Saluting a living legend: modern piano composer Wang Jianzhong
Updated: 2013-09-13 11:44
By Liu Lian in New York (China Daily)
Wang Jianzhong (center) and Tang Diyi (left) are greeted by Pavlina Dokovska, chair of the department of piano at the Mannes College of Music in New York, after Wang's lecture. Liu Lian / China Daily
"Nationalism, music for the People, and revolutionary in nature," said Wang Jianzhong, referring to the three principles of music composition during the "cultural revolution" (1966-76).
Wang, an influential Chinese composer and music teacher, gave a lecture on his piano works on Tuesday at the Mannes College of Music in New York. More than 100 of Wang's students and admirers attended the event which also celebrated the composer's 80th birthday.
The former vice-president of the Shanghai Conservatory, Wang is a household name in China thanks to his large body of works for piano composed in 1960s and 1970s, music that bridged traditional Chinese music with Western classical and modern composition styles.
His piano compositions, including "Liuyan River," "Three Variations of the Plum Blossom Melody," and "Sakura" among others, have become standard concert repertoire of such renowned performers as Tan Dun and Lang Lang.
Wang started the lecture with an overview of the music scene in China during the "cultural revolution". "There were clearly rules about what we should do and what we were not supposed to do," said Wang. Artistic creation and production had to be tuned to inspiring common people towards revolutionary ideologies, and most contemporary and Western music was banned, he said.
The constraints on music themes fed Wang's passion for transcribing music for traditional Chinese instruments such as the qin (a Chinese stringed musical instrument) and folk songs into piano versions.
Versed in English, Wang was trained at the department of composition and then the department of piano with a focus on Western classic music at Shanghai Conservatory before getting tenure at the school in the 1950s. He now lives in Shanghai.
His piano compositions were valued for what they revealed about the dilemma faced by Wang's generation of Chinese composers during a time of great social turmoil. The popularity of his works continued after the bans on contemporary music and Western music were lifted in the 1970s, said Wang.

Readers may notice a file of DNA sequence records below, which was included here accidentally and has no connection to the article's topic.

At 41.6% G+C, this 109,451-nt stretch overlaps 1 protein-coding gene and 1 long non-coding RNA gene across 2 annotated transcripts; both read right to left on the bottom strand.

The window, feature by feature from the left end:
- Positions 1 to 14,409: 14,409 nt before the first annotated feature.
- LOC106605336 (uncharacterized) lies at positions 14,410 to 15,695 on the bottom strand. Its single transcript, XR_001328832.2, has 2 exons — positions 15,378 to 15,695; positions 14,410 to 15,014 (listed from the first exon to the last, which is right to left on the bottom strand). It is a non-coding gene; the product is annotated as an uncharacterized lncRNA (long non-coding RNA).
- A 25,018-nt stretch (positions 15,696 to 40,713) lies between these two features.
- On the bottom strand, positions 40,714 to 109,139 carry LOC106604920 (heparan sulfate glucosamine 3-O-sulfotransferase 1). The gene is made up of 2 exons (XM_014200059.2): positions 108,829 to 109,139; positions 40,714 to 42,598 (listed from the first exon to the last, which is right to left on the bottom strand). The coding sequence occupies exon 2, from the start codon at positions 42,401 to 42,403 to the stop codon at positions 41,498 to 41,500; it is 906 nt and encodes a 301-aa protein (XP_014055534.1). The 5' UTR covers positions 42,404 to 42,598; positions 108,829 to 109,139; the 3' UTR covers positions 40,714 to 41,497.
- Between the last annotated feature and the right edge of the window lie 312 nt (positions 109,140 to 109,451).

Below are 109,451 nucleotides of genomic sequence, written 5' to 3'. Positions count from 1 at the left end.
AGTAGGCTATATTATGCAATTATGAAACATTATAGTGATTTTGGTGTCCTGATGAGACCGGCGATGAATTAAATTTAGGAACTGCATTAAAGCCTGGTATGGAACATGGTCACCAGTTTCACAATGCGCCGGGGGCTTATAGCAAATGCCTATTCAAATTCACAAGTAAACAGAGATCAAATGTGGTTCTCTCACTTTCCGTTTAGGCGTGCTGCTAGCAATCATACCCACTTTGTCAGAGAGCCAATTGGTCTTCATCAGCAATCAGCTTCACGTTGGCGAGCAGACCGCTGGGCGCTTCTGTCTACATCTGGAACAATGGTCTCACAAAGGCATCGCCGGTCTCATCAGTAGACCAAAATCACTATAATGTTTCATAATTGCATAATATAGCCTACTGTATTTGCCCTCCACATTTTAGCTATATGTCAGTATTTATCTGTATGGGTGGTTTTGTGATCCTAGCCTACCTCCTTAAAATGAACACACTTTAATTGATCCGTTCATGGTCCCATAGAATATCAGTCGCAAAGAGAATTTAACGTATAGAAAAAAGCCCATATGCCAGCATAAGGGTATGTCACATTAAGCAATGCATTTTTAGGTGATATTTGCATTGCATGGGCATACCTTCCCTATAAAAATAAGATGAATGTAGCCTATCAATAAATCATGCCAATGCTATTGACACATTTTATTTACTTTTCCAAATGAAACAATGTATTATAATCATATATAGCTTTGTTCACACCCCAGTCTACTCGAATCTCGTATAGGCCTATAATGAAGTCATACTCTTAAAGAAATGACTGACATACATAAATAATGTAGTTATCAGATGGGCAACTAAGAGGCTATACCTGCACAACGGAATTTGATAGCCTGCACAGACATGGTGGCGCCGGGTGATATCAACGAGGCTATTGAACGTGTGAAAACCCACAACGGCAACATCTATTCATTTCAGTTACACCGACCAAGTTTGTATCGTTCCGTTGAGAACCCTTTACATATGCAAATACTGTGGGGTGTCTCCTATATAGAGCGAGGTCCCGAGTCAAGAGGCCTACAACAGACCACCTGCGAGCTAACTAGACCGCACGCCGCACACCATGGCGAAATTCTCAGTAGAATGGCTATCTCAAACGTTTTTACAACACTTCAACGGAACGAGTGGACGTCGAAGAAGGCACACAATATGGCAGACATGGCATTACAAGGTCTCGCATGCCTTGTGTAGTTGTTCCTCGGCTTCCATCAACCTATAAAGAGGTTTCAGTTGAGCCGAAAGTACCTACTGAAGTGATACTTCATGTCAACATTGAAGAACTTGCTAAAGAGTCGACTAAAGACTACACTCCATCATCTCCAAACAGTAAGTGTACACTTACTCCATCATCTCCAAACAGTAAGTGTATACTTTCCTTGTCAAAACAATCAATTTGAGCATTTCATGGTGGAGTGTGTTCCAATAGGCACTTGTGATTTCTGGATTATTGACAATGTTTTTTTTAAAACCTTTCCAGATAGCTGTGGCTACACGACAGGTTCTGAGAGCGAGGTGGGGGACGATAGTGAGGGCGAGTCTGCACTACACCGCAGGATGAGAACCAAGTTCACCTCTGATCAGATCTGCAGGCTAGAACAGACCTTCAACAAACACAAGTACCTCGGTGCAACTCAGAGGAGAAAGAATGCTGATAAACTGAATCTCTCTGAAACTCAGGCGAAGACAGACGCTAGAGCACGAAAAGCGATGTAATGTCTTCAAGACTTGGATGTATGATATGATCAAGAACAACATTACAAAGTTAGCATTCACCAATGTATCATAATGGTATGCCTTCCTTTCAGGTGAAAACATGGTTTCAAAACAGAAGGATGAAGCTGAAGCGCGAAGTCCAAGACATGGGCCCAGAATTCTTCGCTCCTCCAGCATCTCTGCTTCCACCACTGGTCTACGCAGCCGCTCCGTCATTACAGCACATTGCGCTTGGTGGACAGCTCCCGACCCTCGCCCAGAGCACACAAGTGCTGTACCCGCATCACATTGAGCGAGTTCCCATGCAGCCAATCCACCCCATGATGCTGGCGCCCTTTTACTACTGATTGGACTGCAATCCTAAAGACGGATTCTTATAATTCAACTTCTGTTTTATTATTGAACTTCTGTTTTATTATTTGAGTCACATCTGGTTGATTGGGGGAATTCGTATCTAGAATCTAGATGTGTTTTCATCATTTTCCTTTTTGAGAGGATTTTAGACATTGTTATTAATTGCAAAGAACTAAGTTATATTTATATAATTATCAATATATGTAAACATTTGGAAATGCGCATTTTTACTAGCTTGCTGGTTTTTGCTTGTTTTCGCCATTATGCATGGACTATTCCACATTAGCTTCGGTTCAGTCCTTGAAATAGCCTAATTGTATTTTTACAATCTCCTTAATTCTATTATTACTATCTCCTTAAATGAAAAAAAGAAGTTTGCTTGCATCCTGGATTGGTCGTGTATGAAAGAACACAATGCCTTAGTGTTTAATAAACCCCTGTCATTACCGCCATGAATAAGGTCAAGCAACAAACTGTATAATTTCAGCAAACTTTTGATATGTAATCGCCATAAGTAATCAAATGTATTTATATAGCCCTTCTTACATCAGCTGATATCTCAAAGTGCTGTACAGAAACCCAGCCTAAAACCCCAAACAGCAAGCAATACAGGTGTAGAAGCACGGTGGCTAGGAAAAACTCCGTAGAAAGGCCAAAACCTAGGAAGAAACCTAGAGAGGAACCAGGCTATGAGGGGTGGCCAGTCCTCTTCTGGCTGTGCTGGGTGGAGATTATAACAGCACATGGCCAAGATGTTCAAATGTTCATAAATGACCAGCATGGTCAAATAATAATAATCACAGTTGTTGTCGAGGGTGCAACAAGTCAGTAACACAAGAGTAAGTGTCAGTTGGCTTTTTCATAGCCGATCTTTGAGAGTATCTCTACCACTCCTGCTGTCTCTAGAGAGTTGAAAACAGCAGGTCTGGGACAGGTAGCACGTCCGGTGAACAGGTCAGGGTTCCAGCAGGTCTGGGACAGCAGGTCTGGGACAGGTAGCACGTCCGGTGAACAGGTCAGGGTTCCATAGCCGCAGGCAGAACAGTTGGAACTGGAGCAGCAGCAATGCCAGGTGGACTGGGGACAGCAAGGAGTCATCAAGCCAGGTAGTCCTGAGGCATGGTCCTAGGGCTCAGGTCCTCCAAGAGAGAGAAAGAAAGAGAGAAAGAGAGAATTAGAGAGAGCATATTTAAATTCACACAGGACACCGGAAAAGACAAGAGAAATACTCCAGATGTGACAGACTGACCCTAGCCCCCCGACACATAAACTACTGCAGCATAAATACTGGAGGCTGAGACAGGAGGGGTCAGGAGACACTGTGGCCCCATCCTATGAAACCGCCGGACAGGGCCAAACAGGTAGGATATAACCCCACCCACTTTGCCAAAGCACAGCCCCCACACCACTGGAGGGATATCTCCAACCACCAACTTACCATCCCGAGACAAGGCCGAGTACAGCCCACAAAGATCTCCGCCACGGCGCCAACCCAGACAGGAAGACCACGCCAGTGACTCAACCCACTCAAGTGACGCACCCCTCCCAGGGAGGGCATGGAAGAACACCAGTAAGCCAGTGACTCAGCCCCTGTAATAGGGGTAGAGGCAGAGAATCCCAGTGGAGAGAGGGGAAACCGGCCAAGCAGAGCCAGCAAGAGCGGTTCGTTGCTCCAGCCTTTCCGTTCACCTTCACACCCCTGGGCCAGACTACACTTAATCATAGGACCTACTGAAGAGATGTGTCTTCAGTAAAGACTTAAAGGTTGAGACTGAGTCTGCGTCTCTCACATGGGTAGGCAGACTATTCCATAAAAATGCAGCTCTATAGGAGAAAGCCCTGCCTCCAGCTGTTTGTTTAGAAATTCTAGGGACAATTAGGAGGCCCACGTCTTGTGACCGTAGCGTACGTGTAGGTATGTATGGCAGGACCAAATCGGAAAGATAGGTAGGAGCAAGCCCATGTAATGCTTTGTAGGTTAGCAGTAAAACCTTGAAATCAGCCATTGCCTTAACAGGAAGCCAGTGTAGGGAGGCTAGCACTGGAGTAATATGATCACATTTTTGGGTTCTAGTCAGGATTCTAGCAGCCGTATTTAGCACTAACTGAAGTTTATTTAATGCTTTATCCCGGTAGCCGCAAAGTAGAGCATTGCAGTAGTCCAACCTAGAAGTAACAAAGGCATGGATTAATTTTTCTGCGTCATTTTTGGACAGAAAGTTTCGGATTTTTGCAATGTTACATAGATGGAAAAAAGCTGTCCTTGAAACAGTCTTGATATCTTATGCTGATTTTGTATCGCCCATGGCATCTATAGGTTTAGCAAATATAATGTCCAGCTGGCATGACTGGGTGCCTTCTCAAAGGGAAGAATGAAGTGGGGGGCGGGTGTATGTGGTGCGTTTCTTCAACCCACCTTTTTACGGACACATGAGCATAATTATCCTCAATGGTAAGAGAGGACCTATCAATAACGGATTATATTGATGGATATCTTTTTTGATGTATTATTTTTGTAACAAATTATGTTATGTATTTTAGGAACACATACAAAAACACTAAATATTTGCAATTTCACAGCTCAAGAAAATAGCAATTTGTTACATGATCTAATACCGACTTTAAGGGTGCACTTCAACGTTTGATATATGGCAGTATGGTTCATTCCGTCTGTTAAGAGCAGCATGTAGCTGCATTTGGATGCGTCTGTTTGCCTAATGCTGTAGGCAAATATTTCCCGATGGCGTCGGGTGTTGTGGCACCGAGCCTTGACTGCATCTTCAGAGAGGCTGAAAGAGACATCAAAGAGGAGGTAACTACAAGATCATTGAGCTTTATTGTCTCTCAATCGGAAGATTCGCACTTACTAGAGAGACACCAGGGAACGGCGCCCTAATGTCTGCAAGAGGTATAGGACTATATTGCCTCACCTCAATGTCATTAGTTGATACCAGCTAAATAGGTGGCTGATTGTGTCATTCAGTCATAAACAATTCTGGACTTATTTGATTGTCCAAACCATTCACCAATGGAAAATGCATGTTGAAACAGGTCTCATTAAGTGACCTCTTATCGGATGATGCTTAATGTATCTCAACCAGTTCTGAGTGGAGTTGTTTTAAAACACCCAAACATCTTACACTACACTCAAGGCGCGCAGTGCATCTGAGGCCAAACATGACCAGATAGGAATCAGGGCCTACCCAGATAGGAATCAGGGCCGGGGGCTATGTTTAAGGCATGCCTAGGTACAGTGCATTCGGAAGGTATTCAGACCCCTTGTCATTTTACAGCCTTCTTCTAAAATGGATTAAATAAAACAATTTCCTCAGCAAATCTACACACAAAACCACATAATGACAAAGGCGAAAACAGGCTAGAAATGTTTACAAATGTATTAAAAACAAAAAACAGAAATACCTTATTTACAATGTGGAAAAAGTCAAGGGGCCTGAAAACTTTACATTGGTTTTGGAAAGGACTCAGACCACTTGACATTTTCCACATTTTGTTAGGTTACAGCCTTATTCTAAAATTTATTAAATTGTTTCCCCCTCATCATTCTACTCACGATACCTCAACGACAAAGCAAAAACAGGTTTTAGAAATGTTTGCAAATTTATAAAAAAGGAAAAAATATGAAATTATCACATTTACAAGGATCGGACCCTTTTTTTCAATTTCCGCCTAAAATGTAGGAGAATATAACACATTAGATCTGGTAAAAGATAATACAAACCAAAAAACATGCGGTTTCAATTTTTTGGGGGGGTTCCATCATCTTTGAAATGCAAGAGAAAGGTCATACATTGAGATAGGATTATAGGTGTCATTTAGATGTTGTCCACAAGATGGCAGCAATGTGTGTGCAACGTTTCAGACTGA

"Young people sometimes may prefer to play the 'old music' over the contemporary pieces," said Wang. "The role of elements of Chinese traditional music or 'nationalism' played in the popularity of my repertory is, perhaps, not to be neglected."
"There were two kinds of traditional Chinese music - the one of the intellectuals and the one sung by the peasants; the sophisticated and refined versus the rustic and bold," said Wang, comparing the differences in music styles between "Three Variations of the Plum Blossom Melody" and "Hundreds of Birds Worshipping the Phoenix".
Whereas "Three Variations," an original qin piece, was rendered with delicacy and a light and airy timbre to "the extent of transparency in mimicking the humming of nature," said Wang, "Hundreds of Birds" was "festive and noisy." The sharp contrast between suona (a Chinese trumpet) and sheng (a Chinese mini-organ with pipes) was played out with heavy thumps and striking chords, spattered with chirping sound of birds, reinforcing the vibrant and bright color of the folk song.
The night's program included "Liu Yang River" (1972), "Three Variations of the Plum Blossom Melody" (1973), "Hundreds of Birds Worshipping the Phoenix" (1973), and "Evening Song on the Fishing Boat" (2006) and demonstrations on the piano by Tang Diyi, top prize winner of the 2013 Russian Music International Piano Competition and the 2013 Virginia Waring International Piano Competition and Judy Yeh, a music teacher at the New York Chinese Music and Culture Center, on the qin.
(China Daily USA 09/13/2013 page7)